Premier League now worse than Spain, Italy when it comes to sportsmanship

Many years ago, Gianluca Vialli and I spent some nine months criss-crossing Italy and England talking to football managers about the game. Working with Vialli opens a lot of doors and I was hugely privileged to be able to spend time (a lot of time in some cases) with the likes of Sir Alex Ferguson, Marcello Lippi, Arsene Wenger, Jose Mourinho, Sven Goran Eriksson, Fabio Capello and a host of others.

It eventually became a book, "The Italian Job," aimed at comparing and contrasting football culture in Italy and England. One of the themes that emerged was that there was a certain purity to the game in England, a sportsmanship that Italy lacked. Managers shook hands after games and shared a post-match drink. However vicious a game was, it ended at the final whistle and rarely carried over. They did not sneer at their colleagues, they didn't bait them with jibes, they didn't cast aspersions on the integrity of match officials. The media didn't fuel endless controversy over match officials, it wasn't shout-y and nasty, papers didn't dissect referees and whether or not they had given a controversial decision against Team X five years earlier.

It was probably a bit of a rose-tinted view of the Premier League -- after all, Sir Alex Ferguson's "mind games," Kevin Keegan's rant and 2004's Pizzagate all predated the book -- but it was, I thought, a generally fair assessment of the footballing cultures. Serie A was about wrestling heels and conspiracy theorists, England was about gentlemen and sportsmanship.

We compared England to Serie A but for Italy, you could just as easily substitute Spain, Portugal, Turkey, Greece, France or a host of other countries.

And now I reflect on the events of the past month.

We've had "Tunnelgate." We've had Jose Mourinho saying some clubs were favoured by the fixture list because they "have good friends in the right chairs" (read: they have "pull" with the Premier League). We've had Arsene Wenger getting a three-match ban for going into the referees' dressing room, abusing match officials and questioning their integrity -- this happening a year after Wenger was suspended for four games after shoving a match official and calling him a cheat.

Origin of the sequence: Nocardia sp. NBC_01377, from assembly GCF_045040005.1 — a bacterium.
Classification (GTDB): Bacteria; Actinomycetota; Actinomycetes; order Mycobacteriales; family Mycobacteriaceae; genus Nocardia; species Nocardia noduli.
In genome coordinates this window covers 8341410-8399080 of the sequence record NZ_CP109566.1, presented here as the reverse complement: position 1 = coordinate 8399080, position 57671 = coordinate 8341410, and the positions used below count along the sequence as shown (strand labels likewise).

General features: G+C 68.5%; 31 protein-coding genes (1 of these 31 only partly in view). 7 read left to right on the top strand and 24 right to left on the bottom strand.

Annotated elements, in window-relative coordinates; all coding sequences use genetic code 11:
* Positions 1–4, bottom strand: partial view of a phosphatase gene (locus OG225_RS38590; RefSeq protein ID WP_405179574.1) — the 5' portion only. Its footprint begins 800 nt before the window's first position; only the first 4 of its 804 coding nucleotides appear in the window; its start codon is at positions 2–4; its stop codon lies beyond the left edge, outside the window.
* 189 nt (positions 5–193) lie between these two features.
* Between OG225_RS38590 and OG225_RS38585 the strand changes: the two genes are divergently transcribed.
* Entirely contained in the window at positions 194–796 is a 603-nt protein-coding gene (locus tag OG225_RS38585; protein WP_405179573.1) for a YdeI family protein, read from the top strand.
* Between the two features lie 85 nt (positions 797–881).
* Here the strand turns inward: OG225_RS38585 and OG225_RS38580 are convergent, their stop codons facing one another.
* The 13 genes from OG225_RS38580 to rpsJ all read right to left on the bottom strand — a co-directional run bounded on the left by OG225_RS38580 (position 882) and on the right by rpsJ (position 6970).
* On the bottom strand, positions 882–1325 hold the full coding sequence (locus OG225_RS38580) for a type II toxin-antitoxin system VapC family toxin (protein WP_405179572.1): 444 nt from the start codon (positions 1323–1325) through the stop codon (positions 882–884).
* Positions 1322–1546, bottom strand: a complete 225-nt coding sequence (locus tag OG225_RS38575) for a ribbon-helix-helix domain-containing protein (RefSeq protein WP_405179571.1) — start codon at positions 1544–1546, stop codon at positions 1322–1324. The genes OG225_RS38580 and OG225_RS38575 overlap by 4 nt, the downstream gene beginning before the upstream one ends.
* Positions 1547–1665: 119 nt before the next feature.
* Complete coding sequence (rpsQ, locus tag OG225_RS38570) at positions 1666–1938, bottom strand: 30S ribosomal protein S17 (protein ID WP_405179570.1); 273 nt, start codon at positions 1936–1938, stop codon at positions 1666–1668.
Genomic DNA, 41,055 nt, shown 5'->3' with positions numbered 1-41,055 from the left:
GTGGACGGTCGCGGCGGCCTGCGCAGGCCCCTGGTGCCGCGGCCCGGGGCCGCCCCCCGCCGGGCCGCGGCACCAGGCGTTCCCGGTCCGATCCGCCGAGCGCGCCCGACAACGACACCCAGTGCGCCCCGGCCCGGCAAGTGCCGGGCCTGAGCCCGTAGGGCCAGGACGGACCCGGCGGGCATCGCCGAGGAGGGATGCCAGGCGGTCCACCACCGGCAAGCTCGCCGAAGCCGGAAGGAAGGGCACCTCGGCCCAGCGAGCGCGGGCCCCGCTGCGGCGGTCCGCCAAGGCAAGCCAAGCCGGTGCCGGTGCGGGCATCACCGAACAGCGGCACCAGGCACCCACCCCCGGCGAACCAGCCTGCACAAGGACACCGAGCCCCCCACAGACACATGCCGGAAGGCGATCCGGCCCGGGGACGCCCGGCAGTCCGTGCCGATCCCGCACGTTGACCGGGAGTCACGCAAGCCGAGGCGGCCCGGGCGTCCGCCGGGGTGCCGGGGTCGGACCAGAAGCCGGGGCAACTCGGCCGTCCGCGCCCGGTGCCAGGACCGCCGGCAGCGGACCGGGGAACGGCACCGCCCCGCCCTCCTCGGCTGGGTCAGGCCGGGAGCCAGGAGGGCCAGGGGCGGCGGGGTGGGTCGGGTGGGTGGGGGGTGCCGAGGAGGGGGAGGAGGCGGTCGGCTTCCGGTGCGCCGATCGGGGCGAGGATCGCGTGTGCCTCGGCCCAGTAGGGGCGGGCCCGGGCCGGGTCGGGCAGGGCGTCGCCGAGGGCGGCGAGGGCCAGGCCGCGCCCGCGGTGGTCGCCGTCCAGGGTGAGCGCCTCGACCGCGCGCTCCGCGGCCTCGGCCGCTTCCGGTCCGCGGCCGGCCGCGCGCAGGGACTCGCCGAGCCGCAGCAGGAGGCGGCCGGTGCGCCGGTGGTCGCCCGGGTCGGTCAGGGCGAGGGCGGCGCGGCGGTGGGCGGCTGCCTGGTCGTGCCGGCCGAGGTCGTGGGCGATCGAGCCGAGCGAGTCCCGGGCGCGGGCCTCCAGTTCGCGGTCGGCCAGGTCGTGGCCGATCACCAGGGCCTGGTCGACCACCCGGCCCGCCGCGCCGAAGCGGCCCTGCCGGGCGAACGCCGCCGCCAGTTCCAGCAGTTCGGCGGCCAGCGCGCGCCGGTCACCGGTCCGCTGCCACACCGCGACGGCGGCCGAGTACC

We've had Wenger again saying it was a "concerning coincidence" that decisions were going against his club. We've had Antonio Conte joke that Mourinho had "senile dementia" to which Mourinho, taking a page from a 9-year-old's playbook, responded by saying that at least he will "never be banned for match-fixing."

Taken individually, you can explain away and maybe digest all of this. "Tunnelgate" was just a bunch of testosterone-laden young men losing their cool after a heated derby. Mourinho was just pointing out how maybe his club should have lobbied harder. Wenger simply got carried away when he invaded Mike Dean's personal space and maybe when he said it was a "concerning coincidence" that's what he meant -- a coincidence -- nothing sinister.

Maybe Conte simply misspoke when he said "senile dementia," -- which, lest we forget, is a horrible condition that traps our elderly into a perpetual state of confusion and is nothing to be laughed at -- instead of "amnesia." (It would be rather odd if that was the case since he said the word in his native Italian but hey, stuff happens.) And perhaps Mourinho didn't know that Conte had been acquitted for a charge that, incidentally, wasn't match-fixing but failure to report match-fixing instead.

Taken as a whole, though, it's pretty freaking grim and you hope that entertaining as it might be to some, it doesn't escalate further.

"Yeah, well at least I was never on trial for tax evasion, Jose!"

"Oh really? Well, at least this is my real hair, Antonio!"

"Fine, Jose, but at least I never tried to gouge out a fellow coach's eye!"

Whatever the case, it's pretty obvious that the tables have turned. Both La Liga and Serie A, which have had more than their fair share of vicious rivalries, nasty behaviour and conspiracy-mongering in the past, are both rather low-key this year and, in fact, have been for the past few seasons.

Instead, it's the Premier League -- or, at least, some of those clubs in its higher echelons -- that has been marked by these sorts of shenanigans this season. Maybe it's down to the individual managers who set the tone and if these three were working in, say, Sweden, their behaviour would be no different. Or maybe the worm has turned and this is now the status quo.

Either way, if Vialli and I were to write a sequel to "The Italian Job," I suspect we'd need to revise some of our conclusions.